Everyone learns differently. Larger colleges are often a better fit for students with flexible learning styles, whereas smaller institutions are better suited for students seeking an intimate classroom experience. Cathy Davenport, dean of admissions at Dickinson College, says students “really need to think about how they prefer to learn so they can choose an academic environment to match their current skills with acquiring new [ones].”
5. Reach out to alumni from your top choice schools.
Though the Internet is a great resource for learning about colleges, make sure you spend time doing your research offline as well. “Talk with graduates from the school you are interested in applying to,” advises Anthony Rivera, associate director of admissions at Pittsburgh Theological Seminary. Alumni can give you a unique perspective on life at their college, including how they used their degree to start a career. Talking with graduates could help you determine what you’re looking for in a college experience.
6. Visit the colleges that are most appealing.
Wrap up your search by “scheduling [visits] if your research warrants a closer look,” Davenport advises. “Make sure what you learned about the institution online is true in person.” Boyd adds that a campus visit is the only way you can really “make sure you fit and feel comfortable on the campus.”
Take advantage of all the opportunities available to you during your college visits, Mitchell says. “This is about more than just a campus tour, too. Students can set up appointments with and meet professors from their major, sit in on a class, eat lunch in the campus dining hall, check out the dorms, meet and talk to current students, and get a real sense of what a day in the life of a student from that school is like.”
Ultimately, Speakman adds, “be yourself and don’t try to please others with your college choice.”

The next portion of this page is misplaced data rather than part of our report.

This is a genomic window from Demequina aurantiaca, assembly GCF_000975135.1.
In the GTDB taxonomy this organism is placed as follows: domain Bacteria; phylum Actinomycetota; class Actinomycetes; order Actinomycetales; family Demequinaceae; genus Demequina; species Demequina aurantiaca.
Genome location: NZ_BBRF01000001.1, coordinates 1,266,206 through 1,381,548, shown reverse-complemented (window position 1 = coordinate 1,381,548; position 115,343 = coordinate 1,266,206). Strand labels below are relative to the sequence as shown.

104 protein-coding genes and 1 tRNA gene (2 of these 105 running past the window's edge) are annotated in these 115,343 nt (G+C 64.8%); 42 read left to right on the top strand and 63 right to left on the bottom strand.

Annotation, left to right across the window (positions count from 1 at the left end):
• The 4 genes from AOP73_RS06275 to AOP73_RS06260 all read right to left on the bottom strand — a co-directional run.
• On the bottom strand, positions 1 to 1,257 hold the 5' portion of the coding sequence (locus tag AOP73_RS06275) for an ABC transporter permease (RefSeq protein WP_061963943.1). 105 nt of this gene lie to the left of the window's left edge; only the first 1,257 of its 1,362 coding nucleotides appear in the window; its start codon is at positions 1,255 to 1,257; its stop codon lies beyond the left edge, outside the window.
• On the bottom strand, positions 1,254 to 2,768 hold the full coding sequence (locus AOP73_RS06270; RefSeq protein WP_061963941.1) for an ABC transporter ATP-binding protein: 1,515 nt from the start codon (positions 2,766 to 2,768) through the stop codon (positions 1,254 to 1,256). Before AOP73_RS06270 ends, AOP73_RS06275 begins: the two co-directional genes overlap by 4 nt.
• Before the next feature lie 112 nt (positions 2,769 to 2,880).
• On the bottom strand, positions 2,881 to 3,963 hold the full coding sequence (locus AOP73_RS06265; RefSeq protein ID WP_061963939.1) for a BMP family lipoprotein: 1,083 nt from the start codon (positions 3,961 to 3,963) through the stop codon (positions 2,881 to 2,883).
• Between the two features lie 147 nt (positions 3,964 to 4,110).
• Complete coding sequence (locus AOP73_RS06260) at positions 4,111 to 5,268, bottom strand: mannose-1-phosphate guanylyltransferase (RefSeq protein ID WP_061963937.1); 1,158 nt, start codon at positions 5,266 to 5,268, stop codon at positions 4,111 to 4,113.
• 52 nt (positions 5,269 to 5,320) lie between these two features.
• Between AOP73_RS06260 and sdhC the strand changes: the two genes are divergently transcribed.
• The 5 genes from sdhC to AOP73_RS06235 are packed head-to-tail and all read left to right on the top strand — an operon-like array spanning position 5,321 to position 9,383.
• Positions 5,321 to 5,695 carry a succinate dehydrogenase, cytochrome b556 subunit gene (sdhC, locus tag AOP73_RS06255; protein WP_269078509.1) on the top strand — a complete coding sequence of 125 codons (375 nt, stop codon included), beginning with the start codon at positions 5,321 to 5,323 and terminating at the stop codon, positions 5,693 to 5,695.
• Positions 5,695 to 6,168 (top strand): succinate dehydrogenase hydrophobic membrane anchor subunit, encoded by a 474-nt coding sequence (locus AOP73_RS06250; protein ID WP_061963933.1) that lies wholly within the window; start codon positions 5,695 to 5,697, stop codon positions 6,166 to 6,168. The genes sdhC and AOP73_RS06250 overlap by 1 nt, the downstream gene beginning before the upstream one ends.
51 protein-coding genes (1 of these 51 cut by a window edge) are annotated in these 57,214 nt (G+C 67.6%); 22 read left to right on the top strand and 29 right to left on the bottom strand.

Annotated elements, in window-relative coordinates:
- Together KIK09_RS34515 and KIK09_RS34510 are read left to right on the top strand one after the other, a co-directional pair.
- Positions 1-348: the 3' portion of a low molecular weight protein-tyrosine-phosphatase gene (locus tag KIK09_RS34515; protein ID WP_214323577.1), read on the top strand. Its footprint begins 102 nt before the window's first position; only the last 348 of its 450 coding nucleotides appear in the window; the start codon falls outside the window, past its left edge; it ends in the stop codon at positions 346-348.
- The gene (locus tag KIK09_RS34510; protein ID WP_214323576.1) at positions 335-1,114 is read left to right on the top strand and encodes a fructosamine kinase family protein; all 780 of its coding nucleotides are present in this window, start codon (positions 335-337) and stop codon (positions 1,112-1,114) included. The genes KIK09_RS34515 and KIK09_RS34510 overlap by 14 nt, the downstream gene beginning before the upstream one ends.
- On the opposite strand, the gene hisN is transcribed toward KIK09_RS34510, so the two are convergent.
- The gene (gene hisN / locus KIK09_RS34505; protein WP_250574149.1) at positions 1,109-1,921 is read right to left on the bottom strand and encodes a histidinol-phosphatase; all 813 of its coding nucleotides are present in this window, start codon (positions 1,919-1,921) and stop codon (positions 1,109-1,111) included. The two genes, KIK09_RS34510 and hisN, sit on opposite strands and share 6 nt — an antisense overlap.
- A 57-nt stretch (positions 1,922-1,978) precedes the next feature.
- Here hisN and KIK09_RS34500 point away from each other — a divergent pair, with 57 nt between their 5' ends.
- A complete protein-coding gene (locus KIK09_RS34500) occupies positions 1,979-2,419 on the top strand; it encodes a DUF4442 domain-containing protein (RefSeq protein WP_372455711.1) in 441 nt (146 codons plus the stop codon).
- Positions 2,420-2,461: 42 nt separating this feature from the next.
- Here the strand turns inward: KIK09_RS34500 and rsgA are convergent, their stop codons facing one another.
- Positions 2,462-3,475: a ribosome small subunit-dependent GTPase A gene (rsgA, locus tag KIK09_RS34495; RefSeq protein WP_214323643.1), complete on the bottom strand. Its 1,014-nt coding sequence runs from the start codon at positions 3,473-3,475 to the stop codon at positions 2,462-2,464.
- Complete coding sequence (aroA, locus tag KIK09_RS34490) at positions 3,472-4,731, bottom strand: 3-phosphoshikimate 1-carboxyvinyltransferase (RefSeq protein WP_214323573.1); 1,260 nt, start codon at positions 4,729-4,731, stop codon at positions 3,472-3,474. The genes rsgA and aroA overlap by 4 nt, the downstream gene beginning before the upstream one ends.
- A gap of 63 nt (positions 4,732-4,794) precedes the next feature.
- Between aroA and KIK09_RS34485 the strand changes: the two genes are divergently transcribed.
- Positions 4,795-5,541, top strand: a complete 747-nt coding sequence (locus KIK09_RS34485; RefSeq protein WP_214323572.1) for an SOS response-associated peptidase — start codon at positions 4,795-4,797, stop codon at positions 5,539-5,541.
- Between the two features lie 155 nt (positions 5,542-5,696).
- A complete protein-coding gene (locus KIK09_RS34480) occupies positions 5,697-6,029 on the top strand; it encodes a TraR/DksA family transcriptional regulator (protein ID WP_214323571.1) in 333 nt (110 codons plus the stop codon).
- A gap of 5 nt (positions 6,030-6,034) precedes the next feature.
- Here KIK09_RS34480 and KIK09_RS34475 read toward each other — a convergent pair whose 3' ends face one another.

Todd Boyd has worked in the admissions area Southwestern Oklahoma State University for 28 years. Currently, he is the Director of Enrollment Management and teaches the President’s Leadership Classes for the university.
Cathy Davenport was recently named dean of admissions at Dickinson College in Carlisle, PA. and has worked in education and college admissions for more than 25 years. She earned her bachelor of arts from Dickinson College in 1987 and her Ms.Ed. from the University of Pennsylvania in 1992.
Michael Mitchell is the director of admissions at Oklahoma Christian University. He holds a bachelor’s degree from Oklahoma Christian University and a master’s degree in higher education leadership from the University of Oklahoma.
Anthony Rivera serves as the associate director of admissions at Pittsburgh Theological Seminary. He holds the Master of Theology (Th.M.), and the Master of Divinity (M.Div.) degrees from Princeton Theological Seminary. He is an ordained minister/teaching elder in the Presbyterian Church (U. S. A.).
Tom Speakman is the director of undergraduate admissions at Central Michigan University. He has 24 years of enrollment and admissions experience and has an Ed.D. in higher education leadership from Widener University.
This article was originally published on the NerdScholar Blog.
About the Author: Gianna Sen-Gupta is a writer and communications specialist for NerdScholar, a financial literacy website for students. NerdScholar empowers students to make smart financial choices by providing them and their families with the free resources and advice needed to best navigate the college process. Follow NerdScholar on Twitter: @NW_NerdScholar.